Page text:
[article as originally published in Broad Street Review, July 12, 2016.] PlayPenn 2016 Conference. New play readings through July 24, 2016 at the Drake, 302 S. Hicks St., Philadelphia. (215) 242-2813 or playpenn.org. Dramaturgs […]
PlayPenn 2016 Conference. New play readings through July 24, 2016 at the Drake, 302 S. Hicks St., Philadelphia. (215) 242-2813 or playpenn.org.
Dramaturgs have always been part of each team working at PlayPenn. But since 2012, its Rent-a-Dramaturg program, has rendered them rentable, and they’re everywhere. Sure, the 12-year-old new play development conference focuses on the primacy of the playwright, or what the organization’s associate director Michele Volansky referred to as “the old-fashioned ye olde text-based work.” But dramaturgy is built into its fabric, and with Rent-a-Dramaturg, playwrights and dramaturgs are matched in working pairs for feedback sessions.
Alchemy, Curation, and Community
Rent-a-Dramaturg rates range from $200 to $250 (for script review, consultation, and a post-revision conversation). Abby Millager, a poet from Newark, Delaware, used the program for feedback and guidance on her first play, which has since earned an award, inspired her to form a local playwriting group, and will have a reading in August. She reflected on her experience as “Farm-to-table with the help of a PlayPenn dramaturg.”
So what do dramaturgs actually do? They can provide context for the world of a play in many ways, including writing background materials for actors and audiences, working directly with playwrights, and leading discussions in public and publications. When working with a playwright on a new play, dramaturgs are often the first audience providing feedback and ideas for revisions.
Volansky and Jacqueline Goldfinger, PlayPenn’s director of education, are dramaturgs as well as writers and professors, and PlayPenn artistic director Paul Meshejian recalls that when he started out as an actor and director, he was his own dramaturg. He says, “You did your own work, you learned structure, assessed the structure of the play, learned what the nature of the language is.” At PlayPenn, he says, everyone has a dramaturgical perspective. “We look for directors who have dramaturgical capacities, because the job here is not getting something up on its feet, not making pictures, not tracking movement but trying to find how that can be codified in a text. We are dramaturgically based, no question.”
Education and Dramaturgical Secret Sauce
Goldfinger’s predecessor, Sarah Mantell, created the Rent-a-Dramaturg program as a version of what freelance dramaturgs do all the time: Pair up with a playwright to read, consult, and give notes. As Volansky recalled, the program was born to address questions their playwrights were asking: “I have a play that needs work. How do I do it by myself?”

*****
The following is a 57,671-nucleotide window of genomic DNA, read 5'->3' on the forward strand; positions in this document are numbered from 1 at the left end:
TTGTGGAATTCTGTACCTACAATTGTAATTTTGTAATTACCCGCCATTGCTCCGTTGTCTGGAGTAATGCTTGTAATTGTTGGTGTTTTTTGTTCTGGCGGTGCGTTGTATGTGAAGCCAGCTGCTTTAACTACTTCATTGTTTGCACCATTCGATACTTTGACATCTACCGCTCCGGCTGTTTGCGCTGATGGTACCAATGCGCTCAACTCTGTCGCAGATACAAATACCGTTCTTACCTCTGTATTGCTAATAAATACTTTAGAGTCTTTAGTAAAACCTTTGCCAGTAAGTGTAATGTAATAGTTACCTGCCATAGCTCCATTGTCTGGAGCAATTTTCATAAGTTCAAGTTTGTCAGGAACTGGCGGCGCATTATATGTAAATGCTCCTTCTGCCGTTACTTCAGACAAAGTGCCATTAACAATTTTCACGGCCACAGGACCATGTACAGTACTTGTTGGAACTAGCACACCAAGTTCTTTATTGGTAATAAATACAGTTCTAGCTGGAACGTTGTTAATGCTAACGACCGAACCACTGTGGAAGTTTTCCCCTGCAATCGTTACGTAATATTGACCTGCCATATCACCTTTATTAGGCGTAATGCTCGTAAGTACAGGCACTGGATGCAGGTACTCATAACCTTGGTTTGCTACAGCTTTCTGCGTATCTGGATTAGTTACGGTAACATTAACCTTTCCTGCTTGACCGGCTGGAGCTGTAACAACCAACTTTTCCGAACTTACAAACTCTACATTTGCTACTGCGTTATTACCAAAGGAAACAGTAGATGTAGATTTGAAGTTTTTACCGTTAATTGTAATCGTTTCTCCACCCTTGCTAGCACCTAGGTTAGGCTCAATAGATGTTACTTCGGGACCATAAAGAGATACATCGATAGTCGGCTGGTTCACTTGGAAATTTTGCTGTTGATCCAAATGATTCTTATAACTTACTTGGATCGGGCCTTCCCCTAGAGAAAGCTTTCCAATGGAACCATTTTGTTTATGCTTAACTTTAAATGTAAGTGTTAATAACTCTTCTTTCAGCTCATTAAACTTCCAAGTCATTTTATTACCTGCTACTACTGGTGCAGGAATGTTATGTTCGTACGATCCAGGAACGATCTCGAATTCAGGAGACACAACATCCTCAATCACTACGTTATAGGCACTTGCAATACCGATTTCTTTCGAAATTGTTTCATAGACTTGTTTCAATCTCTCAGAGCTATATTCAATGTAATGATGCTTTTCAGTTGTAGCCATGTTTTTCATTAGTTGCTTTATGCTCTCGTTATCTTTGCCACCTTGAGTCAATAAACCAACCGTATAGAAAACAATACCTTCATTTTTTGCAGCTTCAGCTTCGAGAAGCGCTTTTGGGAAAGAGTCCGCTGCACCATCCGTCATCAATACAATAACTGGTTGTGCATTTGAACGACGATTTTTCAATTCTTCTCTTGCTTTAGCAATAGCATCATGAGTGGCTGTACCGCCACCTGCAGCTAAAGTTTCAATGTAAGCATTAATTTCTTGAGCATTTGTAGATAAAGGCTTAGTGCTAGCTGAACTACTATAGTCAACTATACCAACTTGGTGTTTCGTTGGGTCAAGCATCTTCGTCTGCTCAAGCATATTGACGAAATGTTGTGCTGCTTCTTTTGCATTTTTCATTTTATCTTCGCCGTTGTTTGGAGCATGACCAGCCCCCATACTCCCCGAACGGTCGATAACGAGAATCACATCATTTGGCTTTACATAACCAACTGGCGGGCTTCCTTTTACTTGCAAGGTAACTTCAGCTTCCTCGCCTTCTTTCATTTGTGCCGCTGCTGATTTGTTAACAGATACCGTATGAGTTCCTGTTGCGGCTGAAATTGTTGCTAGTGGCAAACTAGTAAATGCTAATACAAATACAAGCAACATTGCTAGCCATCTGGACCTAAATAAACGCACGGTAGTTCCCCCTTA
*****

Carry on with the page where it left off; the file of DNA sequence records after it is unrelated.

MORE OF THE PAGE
It works like this: Playwrights send PlayPenn a draft of their play and a completed survey. They are then matched with a dramaturg who will read those submissions and conduct a 90-minute conversation with them. Goldfinger says, “Rent-a-Dramaturg is for playwrights who have a full-length play and are ready to work on it rigorously… The playwright gets one-on-one attention from someone who has a special skill set based on the needs of their play.”
Before her current position, Goldfinger was an instructor, playwright, and dramaturg at PlayPenn. She now curates and runs all their public classes and workshops. “We concluded that to have a thriving new-work community, you need more than just playwrights. You need directors who understand how to stage it, dramaturgs who understand how to talk about it, actors who understand how to act it, and designers who understand how to interact with it. So we started looking at the new play process in education more holistically.”
While classes and workshops constitute the bulk of PlayPenn programming, Rent-a-Dramaturg and Application Review (getting editorial feedback on playwright submissions to grants, workshops, and other competitions), assist in creating what Volansky calls “that mysterious secret sauce of play development.”
Community and communion
Meshejian notes that he and Volansky had deep experiences in other theater companies before creating PlayPenn. Meshejian’s resumé includes the Playwrights’ Center in Minneapolis, and Volansky worked at Actors Theatre in Louisville, Steppenwolf in Chicago, and Philadelphia Theatre Company; they were experienced dreamers. He says, “We thought there was another way to focus the work that is more supportive for writers and less about creating a shopping mart.”
From the beginning, PlayPenn was community wide and year round, not something you left your life to attend like other conferences and workshops. Meshijian says, “This sort of vision is about Philadelphia first, and we make no bones about it. The fact that we have a national profile is in part good luck, in part we have good taste, and in part we make conditions so directors and writers want to come here.”
Goldfinger enthused about PlayPenn building a “fertile story-based community” through programs, Volansky invoked “secret sauce” and intuition; and Meshejian returned to the idea of community and communion. “When I started working in the theater,” he notes, “the man who I trained with had been part of the Little Theatre Movement. What I gleaned from him was that what we do is we make communion. We are about community. We create community, we engage with community, we are community.”
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